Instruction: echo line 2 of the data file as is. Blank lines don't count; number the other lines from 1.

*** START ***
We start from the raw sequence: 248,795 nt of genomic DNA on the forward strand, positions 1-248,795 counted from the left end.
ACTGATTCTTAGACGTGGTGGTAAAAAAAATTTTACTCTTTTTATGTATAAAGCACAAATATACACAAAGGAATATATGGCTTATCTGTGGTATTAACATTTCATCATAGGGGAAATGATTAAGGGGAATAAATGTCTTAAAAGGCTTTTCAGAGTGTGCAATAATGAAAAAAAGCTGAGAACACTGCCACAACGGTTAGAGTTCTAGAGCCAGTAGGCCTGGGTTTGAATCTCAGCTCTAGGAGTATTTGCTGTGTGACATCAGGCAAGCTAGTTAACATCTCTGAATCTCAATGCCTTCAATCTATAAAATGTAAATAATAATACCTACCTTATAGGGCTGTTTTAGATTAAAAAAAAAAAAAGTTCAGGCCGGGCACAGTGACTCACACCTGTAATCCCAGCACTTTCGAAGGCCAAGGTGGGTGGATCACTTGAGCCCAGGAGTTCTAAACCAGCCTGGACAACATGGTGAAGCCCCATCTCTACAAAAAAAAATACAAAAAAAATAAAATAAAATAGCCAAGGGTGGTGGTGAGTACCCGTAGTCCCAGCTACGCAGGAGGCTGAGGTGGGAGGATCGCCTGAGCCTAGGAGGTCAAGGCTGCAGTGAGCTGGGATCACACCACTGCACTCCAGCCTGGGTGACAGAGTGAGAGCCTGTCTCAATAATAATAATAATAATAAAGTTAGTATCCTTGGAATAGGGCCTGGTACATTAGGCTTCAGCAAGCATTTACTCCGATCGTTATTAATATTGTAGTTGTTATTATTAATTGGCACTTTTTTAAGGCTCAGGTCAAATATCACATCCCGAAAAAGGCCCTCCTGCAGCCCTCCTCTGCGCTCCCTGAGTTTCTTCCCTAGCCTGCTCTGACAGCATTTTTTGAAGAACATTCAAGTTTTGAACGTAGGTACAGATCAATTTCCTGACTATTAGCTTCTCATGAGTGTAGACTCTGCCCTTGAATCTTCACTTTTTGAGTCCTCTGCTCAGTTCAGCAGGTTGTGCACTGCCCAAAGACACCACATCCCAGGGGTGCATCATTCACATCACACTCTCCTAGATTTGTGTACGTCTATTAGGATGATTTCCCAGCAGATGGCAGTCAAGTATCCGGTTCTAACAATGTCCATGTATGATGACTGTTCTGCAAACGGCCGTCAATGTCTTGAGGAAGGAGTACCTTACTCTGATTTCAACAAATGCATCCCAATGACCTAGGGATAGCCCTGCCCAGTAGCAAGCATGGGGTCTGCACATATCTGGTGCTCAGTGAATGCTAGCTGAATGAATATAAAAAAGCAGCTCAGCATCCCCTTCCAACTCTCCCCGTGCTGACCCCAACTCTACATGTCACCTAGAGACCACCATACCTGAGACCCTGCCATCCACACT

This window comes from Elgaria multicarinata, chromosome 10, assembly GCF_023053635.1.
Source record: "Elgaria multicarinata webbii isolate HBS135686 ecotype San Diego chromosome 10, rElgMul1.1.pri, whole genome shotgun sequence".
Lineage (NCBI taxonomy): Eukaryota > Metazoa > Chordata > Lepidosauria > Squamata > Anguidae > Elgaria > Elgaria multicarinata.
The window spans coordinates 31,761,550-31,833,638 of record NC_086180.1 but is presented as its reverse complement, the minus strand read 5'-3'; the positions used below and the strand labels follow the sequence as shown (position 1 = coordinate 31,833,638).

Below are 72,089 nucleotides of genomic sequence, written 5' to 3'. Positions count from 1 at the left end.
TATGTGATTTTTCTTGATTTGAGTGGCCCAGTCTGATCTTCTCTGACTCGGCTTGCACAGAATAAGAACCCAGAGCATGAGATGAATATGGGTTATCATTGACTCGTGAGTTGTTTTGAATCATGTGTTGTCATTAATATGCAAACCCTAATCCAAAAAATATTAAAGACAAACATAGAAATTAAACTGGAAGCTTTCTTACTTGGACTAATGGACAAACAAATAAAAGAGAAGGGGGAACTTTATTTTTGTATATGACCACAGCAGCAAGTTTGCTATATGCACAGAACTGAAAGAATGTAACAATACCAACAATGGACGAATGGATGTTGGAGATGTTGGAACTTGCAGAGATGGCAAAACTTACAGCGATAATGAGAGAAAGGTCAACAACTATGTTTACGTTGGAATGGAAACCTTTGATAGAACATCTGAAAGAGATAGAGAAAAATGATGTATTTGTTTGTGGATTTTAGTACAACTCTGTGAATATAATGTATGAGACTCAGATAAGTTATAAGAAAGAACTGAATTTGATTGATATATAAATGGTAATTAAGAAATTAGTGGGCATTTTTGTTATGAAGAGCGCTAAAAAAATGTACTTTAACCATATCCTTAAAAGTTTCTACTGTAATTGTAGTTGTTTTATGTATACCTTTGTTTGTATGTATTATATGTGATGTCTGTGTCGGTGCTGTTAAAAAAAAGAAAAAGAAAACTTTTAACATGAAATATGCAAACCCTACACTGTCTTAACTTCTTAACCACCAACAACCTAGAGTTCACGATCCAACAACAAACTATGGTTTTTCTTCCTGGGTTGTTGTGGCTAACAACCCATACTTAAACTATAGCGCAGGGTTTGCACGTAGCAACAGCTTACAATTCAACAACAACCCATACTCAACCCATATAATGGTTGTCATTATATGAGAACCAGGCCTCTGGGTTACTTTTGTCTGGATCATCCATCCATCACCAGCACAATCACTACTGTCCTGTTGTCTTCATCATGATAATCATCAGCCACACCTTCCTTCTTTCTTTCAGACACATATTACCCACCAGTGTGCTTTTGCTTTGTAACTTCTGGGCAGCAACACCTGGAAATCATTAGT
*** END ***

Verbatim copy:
ACTGATTCTTAGACGTGGTGGTAAAAAAAATTTTACTCTTTTTATGTATAAAGCACAAATATACACAAAGGAATATATGGCTTATCTGTGGTATTAACATTTCATCATAGGGGAAATGATTAAGGGGAATAAATGTCTTAAAAGGCTTTTCAGAGTGTGCAATAATGAAAAAAAGCTGAGAACACTGCCACAACGGTTAGAGTTCTAGAGCCAGTAGGCCTGGGTTTGAATCTCAGCTCTAGGAGTATTTGCTGTGTGACATCAGGCAAGCTAGTTAACATCTCTGAATCTCAATGCCTTCAATCTATAAAATGTAAATAATAATACCTACCTTATAGGGCTGTTTTAGATTAAAAAAAAAAAAAGTTCAGGCCGGGCACAGTGACTCACACCTGTAATCCCAGCACTTTCGAAGGCCAAGGTGGGTGGATCACTTGAGCCCAGGAGTTCTAAACCAGCCTGGACAACATGGTGAAGCCCCATCTCTACAAAAAAAAATACAAAAAAAATAAAATAAAATAGCCAAGGGTGGTGGTGAGTACCCGTAGTCCCAGCTACGCAGGAGGCTGAGGTGGGAGGATCGCCTGAGCCTAGGAGGTCAAGGCTGCAGTGAGCTGGGATCACACCACTGCACTCCAGCCTGGGTGACAGAGTGAGAGCCTGTCTCAATAATAATAATAATAATAAAGTTAGTATCCTTGGAATAGGGCCTGGTACATTAGGCTTCAGCAAGCATTTACTCCGATCGTTATTAATATTGTAGTTGTTATTATTAATTGGCACTTTTTTAAGGCTCAGGTCAAATATCACATCCCGAAAAAGGCCCTCCTGCAGCCCTCCTCTGCGCTCCCTGAGTTTCTTCCCTAGCCTGCTCTGACAGCATTTTTTGAAGAACATTCAAGTTTTGAACGTAGGTACAGATCAATTTCCTGACTATTAGCTTCTCATGAGTGTAGACTCTGCCCTTGAATCTTCACTTTTTGAGTCCTCTGCTCAGTTCAGCAGGTTGTGCACTGCCCAAAGACACCACATCCCAGGGGTGCATCATTCACATCACACTCTCCTAGATTTGTGTACGTCTATTAGGATGATTTCCCAGCAGATGGCAGTCAAGTATCCGGTTCTAACAATGTCCATGTATGATGACTGTTCTGCAAACGGCCGTCAATGTCTTGAGGAAGGAGTACCTTACTCTGATTTCAACAAATGCATCCCAATGACCTAGGGATAGCCCTGCCCAGTAGCAAGCATGGGGTCTGCACATATCTGGTGCTCAGTGAATGCTAGCTGAATGAATATAAAAAAGCAGCTCAGCATCCCCTTCCAACTCTCCCCGTGCTGACCCCAACTCTACATGTCACCTAGAGACCACCATACCTGAGACCCTGCCATCCACACT